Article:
Or something like that

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I don’t use Hazel for anything g this complex, but it sounds like you want a something like configuration file.

Can a Hazel rule read from a file? If so, you could save the locations/paths for specific rules in a plain text file (even as simple as a single line of text), and have Hazel read that file to retrieve the destination path.

Alternatively, is Hazel scriptable? If so, you could periodically run a script to change the destinations in each Hazel action. If you have a tool like Keyboard Maestro, you could set this script to run each day before you wake up, and/or at login; you could also remember to run it when you change the destination for a particular kind of file.

None of these is simple, but then again, you’re trying to do something pretty complicated. How often do the file locations change?

I only answered part one of your question. For part two, relocating target folders, why not use aliases? The rules point to the alias, and the alias points to the desired folder. No rule editing at all. You just change the aliases in Finder.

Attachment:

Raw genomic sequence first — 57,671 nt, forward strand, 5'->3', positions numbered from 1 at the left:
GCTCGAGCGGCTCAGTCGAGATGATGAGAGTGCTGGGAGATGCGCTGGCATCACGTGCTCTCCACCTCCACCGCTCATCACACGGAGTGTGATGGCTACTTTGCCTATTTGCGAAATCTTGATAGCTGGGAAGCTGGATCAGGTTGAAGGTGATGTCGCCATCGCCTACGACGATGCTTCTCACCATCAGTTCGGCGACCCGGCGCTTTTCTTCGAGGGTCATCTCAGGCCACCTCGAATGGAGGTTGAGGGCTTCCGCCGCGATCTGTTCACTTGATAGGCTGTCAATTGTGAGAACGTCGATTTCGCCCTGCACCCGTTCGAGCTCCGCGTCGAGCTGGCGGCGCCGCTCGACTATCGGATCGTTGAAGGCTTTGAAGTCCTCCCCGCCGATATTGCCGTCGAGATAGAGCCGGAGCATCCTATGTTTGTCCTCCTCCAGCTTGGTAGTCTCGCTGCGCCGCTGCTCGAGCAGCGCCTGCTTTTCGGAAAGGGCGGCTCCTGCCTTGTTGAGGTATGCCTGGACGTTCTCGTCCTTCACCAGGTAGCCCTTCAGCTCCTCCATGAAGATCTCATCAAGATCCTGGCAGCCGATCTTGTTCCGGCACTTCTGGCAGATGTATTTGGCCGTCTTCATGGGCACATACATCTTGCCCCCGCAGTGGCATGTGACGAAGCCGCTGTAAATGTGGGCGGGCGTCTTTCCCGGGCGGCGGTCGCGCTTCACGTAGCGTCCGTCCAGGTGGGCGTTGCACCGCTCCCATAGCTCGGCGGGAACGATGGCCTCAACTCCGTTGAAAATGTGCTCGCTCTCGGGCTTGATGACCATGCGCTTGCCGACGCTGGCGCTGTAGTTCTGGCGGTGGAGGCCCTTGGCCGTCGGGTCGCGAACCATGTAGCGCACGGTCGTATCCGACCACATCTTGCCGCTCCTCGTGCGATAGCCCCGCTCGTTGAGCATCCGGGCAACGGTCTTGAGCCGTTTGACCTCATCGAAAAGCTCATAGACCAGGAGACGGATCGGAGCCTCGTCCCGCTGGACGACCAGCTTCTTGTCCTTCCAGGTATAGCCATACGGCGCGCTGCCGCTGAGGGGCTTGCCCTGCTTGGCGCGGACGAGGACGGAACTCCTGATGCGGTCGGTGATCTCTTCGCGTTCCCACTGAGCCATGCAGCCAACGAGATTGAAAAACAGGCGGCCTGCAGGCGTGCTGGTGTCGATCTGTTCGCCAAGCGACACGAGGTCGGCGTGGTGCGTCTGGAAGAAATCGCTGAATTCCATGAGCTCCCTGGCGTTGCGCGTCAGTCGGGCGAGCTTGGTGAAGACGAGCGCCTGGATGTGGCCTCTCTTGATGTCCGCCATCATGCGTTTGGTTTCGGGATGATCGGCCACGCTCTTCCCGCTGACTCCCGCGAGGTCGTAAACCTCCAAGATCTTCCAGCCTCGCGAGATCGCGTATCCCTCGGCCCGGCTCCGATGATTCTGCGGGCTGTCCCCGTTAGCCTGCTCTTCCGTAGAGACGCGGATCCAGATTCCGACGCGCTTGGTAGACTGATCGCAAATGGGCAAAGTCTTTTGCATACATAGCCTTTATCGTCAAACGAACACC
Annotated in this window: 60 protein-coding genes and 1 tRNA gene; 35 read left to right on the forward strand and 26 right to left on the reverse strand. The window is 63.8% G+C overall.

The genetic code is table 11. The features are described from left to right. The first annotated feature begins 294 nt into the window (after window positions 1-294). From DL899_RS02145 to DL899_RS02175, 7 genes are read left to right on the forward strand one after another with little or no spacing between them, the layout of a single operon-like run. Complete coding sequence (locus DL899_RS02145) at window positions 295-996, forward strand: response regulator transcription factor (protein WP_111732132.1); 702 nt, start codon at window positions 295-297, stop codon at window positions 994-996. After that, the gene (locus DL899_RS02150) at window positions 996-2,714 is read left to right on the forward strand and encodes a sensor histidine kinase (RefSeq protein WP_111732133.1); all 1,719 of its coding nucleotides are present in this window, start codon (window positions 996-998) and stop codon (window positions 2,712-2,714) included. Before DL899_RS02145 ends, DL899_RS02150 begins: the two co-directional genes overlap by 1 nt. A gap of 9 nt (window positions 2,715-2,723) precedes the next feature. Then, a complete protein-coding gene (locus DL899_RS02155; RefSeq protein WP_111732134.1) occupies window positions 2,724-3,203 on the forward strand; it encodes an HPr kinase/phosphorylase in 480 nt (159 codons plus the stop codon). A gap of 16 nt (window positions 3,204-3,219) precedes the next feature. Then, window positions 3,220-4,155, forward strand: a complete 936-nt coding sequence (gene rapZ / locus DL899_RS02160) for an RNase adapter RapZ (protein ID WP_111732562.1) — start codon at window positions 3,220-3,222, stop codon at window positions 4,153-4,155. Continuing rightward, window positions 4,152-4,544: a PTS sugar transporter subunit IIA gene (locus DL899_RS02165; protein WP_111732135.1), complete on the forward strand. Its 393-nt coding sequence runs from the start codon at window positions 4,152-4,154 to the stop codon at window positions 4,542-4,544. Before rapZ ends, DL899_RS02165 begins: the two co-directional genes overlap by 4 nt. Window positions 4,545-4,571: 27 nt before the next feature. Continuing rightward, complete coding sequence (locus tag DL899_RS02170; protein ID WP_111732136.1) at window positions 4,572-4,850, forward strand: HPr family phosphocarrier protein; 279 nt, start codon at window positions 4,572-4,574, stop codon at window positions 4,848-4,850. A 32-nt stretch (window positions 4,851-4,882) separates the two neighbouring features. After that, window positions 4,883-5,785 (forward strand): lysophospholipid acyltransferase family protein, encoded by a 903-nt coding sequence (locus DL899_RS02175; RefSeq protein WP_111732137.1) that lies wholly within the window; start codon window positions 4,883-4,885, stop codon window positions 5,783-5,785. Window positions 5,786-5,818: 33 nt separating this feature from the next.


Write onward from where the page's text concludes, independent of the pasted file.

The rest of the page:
Thanks for all the input.

@tomalmy Using an alias for the target is not a bad idea at all. I will look into that. Part of the issue is that different files go into different folders, so one option is a tree of aliases. Another is perhaps the sort into subfolder action. Have to play with this a bit.

I am reluctant to do a copy to destination because I don’t want the duplicate files, even for a short time interval. That also isn’t solving my biggest “want” which is to have the file locations derive from a table rather that being hard coded into each rule. Effectively I am trying to separate the moving logic from the identifying and renaming logic.

Generating a utility to parse a text file which basically has a table of regexes and target locations and match the file name with the proper regex and return the location is simple enough. Took about 15 lines of Swift code. It has to be wrapped in AppleScript to return a value to Hazel, as far as I my understanding extends. I might just go with that for a bit.